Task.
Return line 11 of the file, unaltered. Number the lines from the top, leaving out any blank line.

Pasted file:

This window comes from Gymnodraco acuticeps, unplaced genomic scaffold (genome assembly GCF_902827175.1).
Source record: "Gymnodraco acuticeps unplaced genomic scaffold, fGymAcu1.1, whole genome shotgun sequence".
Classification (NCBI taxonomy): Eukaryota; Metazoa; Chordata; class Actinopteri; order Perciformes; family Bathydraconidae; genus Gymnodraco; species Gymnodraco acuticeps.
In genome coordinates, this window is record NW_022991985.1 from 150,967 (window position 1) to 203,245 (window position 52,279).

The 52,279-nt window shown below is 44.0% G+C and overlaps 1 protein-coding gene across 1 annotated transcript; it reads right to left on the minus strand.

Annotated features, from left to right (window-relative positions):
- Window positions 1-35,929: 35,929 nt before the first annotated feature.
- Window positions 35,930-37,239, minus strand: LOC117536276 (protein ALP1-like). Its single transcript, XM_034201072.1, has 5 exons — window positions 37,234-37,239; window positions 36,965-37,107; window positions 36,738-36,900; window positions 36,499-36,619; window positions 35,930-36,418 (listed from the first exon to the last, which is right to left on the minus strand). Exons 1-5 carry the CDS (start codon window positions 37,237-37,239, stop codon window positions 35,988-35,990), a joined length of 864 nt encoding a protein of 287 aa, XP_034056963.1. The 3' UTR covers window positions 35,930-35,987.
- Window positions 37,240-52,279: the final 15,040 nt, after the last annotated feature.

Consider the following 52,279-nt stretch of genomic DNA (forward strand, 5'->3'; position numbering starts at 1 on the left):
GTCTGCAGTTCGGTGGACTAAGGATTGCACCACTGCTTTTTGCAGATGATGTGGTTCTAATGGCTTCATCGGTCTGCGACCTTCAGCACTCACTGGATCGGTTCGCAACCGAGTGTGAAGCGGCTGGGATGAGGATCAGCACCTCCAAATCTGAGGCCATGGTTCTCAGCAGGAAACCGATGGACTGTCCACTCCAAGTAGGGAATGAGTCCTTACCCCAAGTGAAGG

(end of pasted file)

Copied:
GTCTGCAGTTCGGTGGACTAAGGATTGCACCACTGCTTTTTGCAGATGATGTGGTTCTAATGGCTTCATCGGTCTGCGACCTTCAGCACTCACTGGATCGGTTCGCAACCGAGTGTGAAGCGGCTGGGATGAGGATCAGCACCTCCAAATCTGAGGCCATGGTTCTCAGCAGGAAACCGATGGACTGTCCACTCCAAGTAGGGAATGAGTCCTTACCCCAAGTGAAGG